2. Background of the Related Art

Open or endoscopic electrosurgical forceps utilize both mechanical clamping action and electrical energy to effect hemostasis. The electrode of each opposing jaw member is charged to a different electric potential such that when the jaw members grasp tissue, electrical energy can be selectively transferred through the tissue. A surgeon can cauterize, coagulate/desiccate and/or simply reduce or slow bleeding, by controlling the intensity, frequency and duration of the electrosurgical energy applied between the electrodes and through the tissue.

Certain surgical procedures require more than simply cauterizing tissue and rely on the combination of clamping pressure, electrosurgical energy and gap distance to “seal” tissue, vessels and certain vascular bundles. More particularly, vessel sealing or tissue sealing utilizes a unique combination of radiofrequency (RF) energy, clamping pressure and precise control of gap distance (i.e., distance between opposing jaw members when closed about tissue) to effectively seal or fuse tissue between two opposing jaw members or sealing plates. Vessel or tissue sealing is more than “cauterization”, which involves the use of heat to destroy tissue (also called “diathermy” or “electrodiathermy”). Vessel sealing is also more than “coagulation”, which is the process of desiccating tissue wherein the tissue cells are ruptured and dried. “Vessel sealing” is defined as the process of liquefying the collagen, elastin and ground substances in the tissue so that the tissue reforms into a fused mass with significantly-reduced demarcation between the opposing tissue structures.

Existing electrosurgical forceps utilize a pair of jaw members having metal electrodes to grasp and hold tissue during a sealing procedure. The metal electrodes deliver RF energy to tissue and the electric current conducted by the tissue releases heat that eventually seals the tissue. This approach may be inefficient and result in unnecessary energy consumption. For instance, even if tissue between jaw members contains a single vessel, traditional RF energy-based tissue sealing instruments would seal the entire volume of tissue between the jaws that would lead to energy loss as well as increasing the possibility of collateral damage. Further, because electrodes are made from metal, which has high heat conductivity, such electrodes may be responsible for significant heat loss. Additionally, although grasping and holding tissue facilitates tissue damage and extracting and mixing of elastin and collagen, a sufficient amount of elastin and collagen is not released.

SUMMARY

In an embodiment of the present disclosure, an end effector assembly is provided. The end effector assembly includes a pair of opposing jaw members configured to grasp tissue therebetween. Each of the opposing jaw members includes a non conducting tissue contact surface and an energy delivering element configured to perforate the tissue to create an opening, extract elastin and collagen from the tissue and denaturize the elastin and the collagen in the vicinity of the opening.

In another embodiment of the present disclosure, an electrosurgical instrument for sealing tissue is provided. The electrosurgical instrument may include a housing, a handle assembly and an end effector assembly. The end effector assembly includes a pair of opposing jaw members configured to grasp tissue therebetween. Each of the opposing jaw members includes a non conducting tissue contact surface and an energy delivering element configured to perforate the tissue to create an opening, extract elastin and collagen from the tissue and denaturize the elastin and the collagen in the vicinity of the opening.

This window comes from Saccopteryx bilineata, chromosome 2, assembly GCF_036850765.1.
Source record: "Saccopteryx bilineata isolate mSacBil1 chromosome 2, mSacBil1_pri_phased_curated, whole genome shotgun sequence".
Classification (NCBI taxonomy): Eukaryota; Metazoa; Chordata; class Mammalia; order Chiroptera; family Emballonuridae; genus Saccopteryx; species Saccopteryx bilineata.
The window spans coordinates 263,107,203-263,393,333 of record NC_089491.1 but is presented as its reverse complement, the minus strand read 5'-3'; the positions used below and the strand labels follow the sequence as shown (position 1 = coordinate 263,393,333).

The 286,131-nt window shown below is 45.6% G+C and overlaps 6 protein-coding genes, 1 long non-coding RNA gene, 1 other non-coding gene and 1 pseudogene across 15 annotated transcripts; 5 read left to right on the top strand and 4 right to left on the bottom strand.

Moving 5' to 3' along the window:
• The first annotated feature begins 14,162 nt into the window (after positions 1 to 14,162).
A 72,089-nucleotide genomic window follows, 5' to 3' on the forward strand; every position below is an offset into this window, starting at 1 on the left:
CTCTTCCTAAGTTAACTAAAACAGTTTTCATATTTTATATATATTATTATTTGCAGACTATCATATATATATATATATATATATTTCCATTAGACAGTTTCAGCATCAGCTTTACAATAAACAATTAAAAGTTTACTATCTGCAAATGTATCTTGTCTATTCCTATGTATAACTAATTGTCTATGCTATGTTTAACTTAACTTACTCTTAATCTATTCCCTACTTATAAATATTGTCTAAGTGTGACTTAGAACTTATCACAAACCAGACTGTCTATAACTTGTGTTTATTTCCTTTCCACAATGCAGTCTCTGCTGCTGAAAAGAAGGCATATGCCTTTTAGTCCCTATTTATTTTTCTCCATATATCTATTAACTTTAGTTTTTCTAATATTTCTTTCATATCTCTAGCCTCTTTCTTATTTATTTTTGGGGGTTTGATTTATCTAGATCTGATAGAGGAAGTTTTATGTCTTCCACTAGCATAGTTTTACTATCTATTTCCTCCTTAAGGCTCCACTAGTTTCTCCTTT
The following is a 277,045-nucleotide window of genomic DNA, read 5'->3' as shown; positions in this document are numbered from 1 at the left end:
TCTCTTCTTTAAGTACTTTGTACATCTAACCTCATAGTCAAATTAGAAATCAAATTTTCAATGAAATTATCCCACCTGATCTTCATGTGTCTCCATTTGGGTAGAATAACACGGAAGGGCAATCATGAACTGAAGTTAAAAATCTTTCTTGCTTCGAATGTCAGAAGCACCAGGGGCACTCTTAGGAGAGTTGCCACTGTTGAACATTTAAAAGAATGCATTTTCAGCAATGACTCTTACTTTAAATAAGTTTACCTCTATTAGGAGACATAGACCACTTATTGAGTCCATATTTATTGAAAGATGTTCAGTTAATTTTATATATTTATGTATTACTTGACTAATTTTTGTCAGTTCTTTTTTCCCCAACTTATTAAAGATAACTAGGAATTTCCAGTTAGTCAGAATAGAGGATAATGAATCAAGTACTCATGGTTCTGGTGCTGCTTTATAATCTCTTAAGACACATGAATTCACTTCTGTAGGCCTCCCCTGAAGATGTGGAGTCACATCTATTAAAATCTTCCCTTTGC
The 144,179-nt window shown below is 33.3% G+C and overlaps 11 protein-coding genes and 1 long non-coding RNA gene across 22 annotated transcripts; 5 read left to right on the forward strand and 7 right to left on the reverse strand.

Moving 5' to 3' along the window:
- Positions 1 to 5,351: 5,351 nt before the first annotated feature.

In yet another embodiment of the present disclosure another electrosurgical instrument for sealing tissue is provided. The electrosurgical instrument may include a pair of opposing shafts with each shaft having a handle at the proximal end of the shaft. The instrument may also include an end effector assembly including a pair of opposing jaw members attached at a distal end of the pair of opposing shafts wherein the opposing jaw members move from a first position to a second position by moving the pair of opposing shafts relative to one another. Each of the opposing jaw members includes a non conducting tissue contact surface and an energy delivering element configured to perforate the tissue to create an opening, extract elastin and collagen from the tissue and denaturize the elastin and the collagen in the vicinity of the opening.

The energy delivering element includes a post electrode configured to apply energy to the tissue to perforate the tissue and to extract elastin and collagen from the tissue and a ring electrode to denaturize the elastin and the collagen in the vicinity of the opening. The post electrode and ring electrode may apply radio frequency energy, optical energy or a combination of both radiofrequency energy and optical energy.

In yet another embodiment of the present disclosure, a method for sealing tissue using an end effector assembly having a pair of opposing jaw member wherein each jaw member has at least one energy delivering element is provided. The method includes grasping tissue between the pair of opposing jaw members, applying a first energy from the energy delivering element to perforate the tissue to create an opening in the tissue and to extract elastin and collagen from the tissue and applying a second energy from the energy delivering element to denaturize the elastin and the collagen in the vicinity of the opening in the tissue.

BRIEF DESCRIPTION OF THE DRAWINGS

Objects and features of the presently disclosed systems and methods will become apparent to those of ordinary skill in the art when descriptions of various embodiments thereof are read with reference to the accompanying drawings, of which: